Dear Friends in Christ,
In 2010, shortly after he became archbishop of Milwaukee and publisher of your Catholic Herald, Archbishop Jerome Listecki told the publication’s staff, “I don’t believe print is dead. People said radio was dead when TV came along in the ‘50s. Radio re-invented itself, and look at it now. Print has to re-invent itself.”
Those encouraging words from the archbishop began a two-year process that included discussions, prayer, an extensive survey of Herald readers and non-readers, more discussions, continued prayer, development of prospective new looks for the Herald, more discussions, even more prayer, and, finally, decisions.
Two weeks ago, readers of the print version saw one of the results of that surveying-discussing-praying-deciding: the debut of Catholic Herald Family — an effort to reach more of the people who comprise the “domestic church,” i.e., the Catholic family.
This coming Thursday, they will see more of the surveying-discussing-praying results. The Oct. 11 issue will feature our new flag, an updating of our look, easier to read type and, as a rule, shorter stories.
Content will change. We are devoting at least one page per issue to national and international news. The voices page will be a regular part of the paper. The Colorful Gospel has become the Colorful Scripture, giving us the option of providing faith formation in connection with the week’s first or second reading, as well as the Gospel. The popular People of Faith feature will return on a regular basis.
We are not changing for the sake of change, but changing because of what you told us you wanted to see in the publication that serves our Catholic community, and changing because of how you and others consume media.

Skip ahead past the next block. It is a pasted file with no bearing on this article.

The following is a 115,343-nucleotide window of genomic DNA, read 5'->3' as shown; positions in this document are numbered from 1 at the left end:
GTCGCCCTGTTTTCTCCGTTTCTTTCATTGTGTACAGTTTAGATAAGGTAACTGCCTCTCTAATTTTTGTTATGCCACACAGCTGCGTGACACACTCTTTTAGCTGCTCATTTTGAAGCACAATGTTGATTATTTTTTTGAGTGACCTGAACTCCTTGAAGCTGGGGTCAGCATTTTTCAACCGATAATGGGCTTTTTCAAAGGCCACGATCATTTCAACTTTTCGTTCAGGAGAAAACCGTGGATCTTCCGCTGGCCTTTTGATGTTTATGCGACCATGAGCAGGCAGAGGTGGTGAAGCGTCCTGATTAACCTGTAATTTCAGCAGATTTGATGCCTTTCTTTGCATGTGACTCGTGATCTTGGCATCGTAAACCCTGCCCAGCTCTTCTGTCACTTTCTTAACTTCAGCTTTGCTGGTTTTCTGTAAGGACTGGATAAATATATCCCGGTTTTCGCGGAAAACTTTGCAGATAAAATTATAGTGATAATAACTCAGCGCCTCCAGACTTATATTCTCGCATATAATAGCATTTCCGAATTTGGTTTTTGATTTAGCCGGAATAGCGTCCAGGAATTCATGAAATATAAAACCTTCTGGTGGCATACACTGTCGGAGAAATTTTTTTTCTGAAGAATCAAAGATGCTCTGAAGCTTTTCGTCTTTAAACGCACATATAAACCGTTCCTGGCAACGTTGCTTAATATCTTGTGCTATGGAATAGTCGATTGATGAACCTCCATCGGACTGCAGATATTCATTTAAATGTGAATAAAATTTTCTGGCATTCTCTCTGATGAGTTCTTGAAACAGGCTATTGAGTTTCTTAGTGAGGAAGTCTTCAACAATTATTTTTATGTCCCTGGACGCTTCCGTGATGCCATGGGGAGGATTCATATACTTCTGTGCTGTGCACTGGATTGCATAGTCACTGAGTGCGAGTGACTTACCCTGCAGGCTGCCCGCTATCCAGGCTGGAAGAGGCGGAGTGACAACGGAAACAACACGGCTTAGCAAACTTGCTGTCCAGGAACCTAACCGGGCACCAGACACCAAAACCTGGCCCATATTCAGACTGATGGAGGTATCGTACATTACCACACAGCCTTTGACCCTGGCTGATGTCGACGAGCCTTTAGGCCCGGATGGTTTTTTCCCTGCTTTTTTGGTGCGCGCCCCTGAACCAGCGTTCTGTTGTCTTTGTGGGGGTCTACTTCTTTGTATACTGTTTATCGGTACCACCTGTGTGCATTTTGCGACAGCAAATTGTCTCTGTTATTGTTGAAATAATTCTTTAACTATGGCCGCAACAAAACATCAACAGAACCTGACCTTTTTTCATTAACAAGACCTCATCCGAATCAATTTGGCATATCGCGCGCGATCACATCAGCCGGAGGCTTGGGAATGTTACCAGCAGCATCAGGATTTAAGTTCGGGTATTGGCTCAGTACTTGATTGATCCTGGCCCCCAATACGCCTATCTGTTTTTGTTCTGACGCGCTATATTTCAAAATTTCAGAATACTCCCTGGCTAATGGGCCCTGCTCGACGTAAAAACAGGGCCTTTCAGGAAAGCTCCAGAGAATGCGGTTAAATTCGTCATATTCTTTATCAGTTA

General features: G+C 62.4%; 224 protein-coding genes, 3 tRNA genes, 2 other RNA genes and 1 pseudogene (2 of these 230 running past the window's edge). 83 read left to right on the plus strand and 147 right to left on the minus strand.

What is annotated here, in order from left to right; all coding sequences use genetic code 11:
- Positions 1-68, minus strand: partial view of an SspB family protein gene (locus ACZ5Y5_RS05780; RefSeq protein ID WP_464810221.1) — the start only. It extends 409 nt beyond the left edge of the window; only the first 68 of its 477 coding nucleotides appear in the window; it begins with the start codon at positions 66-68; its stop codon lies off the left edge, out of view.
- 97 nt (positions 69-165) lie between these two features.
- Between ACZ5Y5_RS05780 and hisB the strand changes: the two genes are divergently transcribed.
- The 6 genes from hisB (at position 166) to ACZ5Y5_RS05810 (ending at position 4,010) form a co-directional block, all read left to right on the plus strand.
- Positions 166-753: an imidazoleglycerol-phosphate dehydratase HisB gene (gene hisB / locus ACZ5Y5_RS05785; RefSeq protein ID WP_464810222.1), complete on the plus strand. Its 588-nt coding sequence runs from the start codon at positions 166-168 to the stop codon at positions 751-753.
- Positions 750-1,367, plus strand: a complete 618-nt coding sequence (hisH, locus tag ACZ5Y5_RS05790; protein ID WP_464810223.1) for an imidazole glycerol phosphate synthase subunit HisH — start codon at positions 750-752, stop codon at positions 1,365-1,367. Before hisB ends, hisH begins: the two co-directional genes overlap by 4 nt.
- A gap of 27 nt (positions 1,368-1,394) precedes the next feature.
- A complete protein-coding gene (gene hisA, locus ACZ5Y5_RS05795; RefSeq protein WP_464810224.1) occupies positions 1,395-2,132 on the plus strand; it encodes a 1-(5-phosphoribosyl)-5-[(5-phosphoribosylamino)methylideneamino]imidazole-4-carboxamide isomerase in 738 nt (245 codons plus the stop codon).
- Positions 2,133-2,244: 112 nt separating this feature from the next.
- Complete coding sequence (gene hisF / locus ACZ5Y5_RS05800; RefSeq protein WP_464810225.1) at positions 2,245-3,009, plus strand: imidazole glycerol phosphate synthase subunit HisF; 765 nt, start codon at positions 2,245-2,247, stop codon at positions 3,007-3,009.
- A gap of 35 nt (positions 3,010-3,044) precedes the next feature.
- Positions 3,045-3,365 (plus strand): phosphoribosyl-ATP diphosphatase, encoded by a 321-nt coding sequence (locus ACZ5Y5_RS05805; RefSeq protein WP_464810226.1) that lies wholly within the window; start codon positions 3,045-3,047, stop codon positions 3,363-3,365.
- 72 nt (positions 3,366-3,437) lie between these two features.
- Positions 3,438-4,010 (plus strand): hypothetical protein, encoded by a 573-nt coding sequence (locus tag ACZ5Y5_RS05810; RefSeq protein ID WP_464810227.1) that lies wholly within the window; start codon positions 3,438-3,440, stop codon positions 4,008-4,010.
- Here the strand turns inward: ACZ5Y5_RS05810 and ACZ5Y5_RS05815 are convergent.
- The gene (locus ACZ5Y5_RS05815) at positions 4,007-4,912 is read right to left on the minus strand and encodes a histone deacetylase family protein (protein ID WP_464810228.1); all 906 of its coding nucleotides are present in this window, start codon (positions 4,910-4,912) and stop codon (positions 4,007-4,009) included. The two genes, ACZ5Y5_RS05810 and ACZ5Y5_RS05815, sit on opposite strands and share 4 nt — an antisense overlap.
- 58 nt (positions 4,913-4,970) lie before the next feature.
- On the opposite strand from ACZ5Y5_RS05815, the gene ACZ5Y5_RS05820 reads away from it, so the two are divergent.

We had planned to do this sooner, but the process took longer than we anticipated, and it’s still taking place. The more ideas we considered, the longer it took. But what better time to change than as we begin the Year of Faith? Since your Catholic Herald presents stories of faith weekly, and our mission is guided by faith, there couldn’t be a better time than Oct. 11 to introduce this.
The Herald has not isolated itself from the evolution in news media. There are those who still value and invest in a medium that you can hold, clip and mark, but fewer and fewer people do. In order to continue its service to the Catholic community, the Herald will make better use of new media.
While we fortify the print product, we are regularly improving our website, www.chnoline.org, utilizing Twitter and Facebook, and exploring other options for instructing, informing and inspiring the Catholic community.
Changes at the Herald have not been limited to how we disseminate our content. We have increased our presence in the community, partnering with the Saint Clare Center at Cardinal Stritch University to help sponsor the Forums on Faith and Work that are held throughout the academic year. This past summer we co-sponsored four Theology on Tap sessions for young adults as a way of introducing them to the Catholic Herald and to MyFaith, one of our niche publications. We continue our partnership with the Milwaukee Council of the Society of Saint Vincent de Paul in sponsoring Caps4Kids, our annual effort to warm the heads and hands of children in need.
Our staff understands that this is a challenging time in the Catholic Church and for print media, but those challenges, when accepted with faith, don’t dampen our enthusiasm for what we do and what the Catholic Herald is capable of doing. The look of the medium will change; multiple media will be employed. But our purpose, our mission, to inform (evangelize), instruct (catechize), and inspire will not change.
Please keep the Catholic Press Apostolate and Catholic Herald staff members in your prayers.